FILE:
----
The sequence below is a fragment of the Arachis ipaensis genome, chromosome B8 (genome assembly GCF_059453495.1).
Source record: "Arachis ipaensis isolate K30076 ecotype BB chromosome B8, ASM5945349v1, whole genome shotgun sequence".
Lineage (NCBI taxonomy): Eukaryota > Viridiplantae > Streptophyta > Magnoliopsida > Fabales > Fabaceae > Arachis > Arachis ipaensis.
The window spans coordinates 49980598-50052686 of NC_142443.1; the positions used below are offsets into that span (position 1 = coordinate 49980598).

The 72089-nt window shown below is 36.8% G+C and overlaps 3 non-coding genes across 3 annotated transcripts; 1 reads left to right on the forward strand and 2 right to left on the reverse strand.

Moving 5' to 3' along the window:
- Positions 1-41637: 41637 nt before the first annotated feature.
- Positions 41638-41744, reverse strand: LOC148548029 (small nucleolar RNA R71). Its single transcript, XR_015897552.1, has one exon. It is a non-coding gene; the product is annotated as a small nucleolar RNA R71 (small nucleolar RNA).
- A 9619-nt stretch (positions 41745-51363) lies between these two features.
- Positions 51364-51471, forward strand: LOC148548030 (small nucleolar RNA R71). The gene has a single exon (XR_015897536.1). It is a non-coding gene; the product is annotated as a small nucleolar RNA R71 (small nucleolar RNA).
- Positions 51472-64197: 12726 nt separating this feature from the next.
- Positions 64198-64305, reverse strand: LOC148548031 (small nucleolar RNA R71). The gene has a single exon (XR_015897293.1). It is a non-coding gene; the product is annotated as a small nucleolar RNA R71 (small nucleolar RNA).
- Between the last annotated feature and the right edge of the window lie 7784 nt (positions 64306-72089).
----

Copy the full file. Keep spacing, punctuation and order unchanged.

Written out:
The sequence below is a fragment of the Arachis ipaensis genome, chromosome B8 (genome assembly GCF_059453495.1).
Source record: "Arachis ipaensis isolate K30076 ecotype BB chromosome B8, ASM5945349v1, whole genome shotgun sequence".
Lineage (NCBI taxonomy): Eukaryota > Viridiplantae > Streptophyta > Magnoliopsida > Fabales > Fabaceae > Arachis > Arachis ipaensis.
The window spans coordinates 49980598-50052686 of NC_142443.1; the positions used below are offsets into that span (position 1 = coordinate 49980598).

The 72089-nt window shown below is 36.8% G+C and overlaps 3 non-coding genes across 3 annotated transcripts; 1 reads left to right on the forward strand and 2 right to left on the reverse strand.

Moving 5' to 3' along the window:
- Positions 1-41637: 41637 nt before the first annotated feature.
- Positions 41638-41744, reverse strand: LOC148548029 (small nucleolar RNA R71). Its single transcript, XR_015897552.1, has one exon. It is a non-coding gene; the product is annotated as a small nucleolar RNA R71 (small nucleolar RNA).
- A 9619-nt stretch (positions 41745-51363) lies between these two features.
- Positions 51364-51471, forward strand: LOC148548030 (small nucleolar RNA R71). The gene has a single exon (XR_015897536.1). It is a non-coding gene; the product is annotated as a small nucleolar RNA R71 (small nucleolar RNA).
- Positions 51472-64197: 12726 nt separating this feature from the next.
- Positions 64198-64305, reverse strand: LOC148548031 (small nucleolar RNA R71). The gene has a single exon (XR_015897293.1). It is a non-coding gene; the product is annotated as a small nucleolar RNA R71 (small nucleolar RNA).
- Between the last annotated feature and the right edge of the window lie 7784 nt (positions 64306-72089).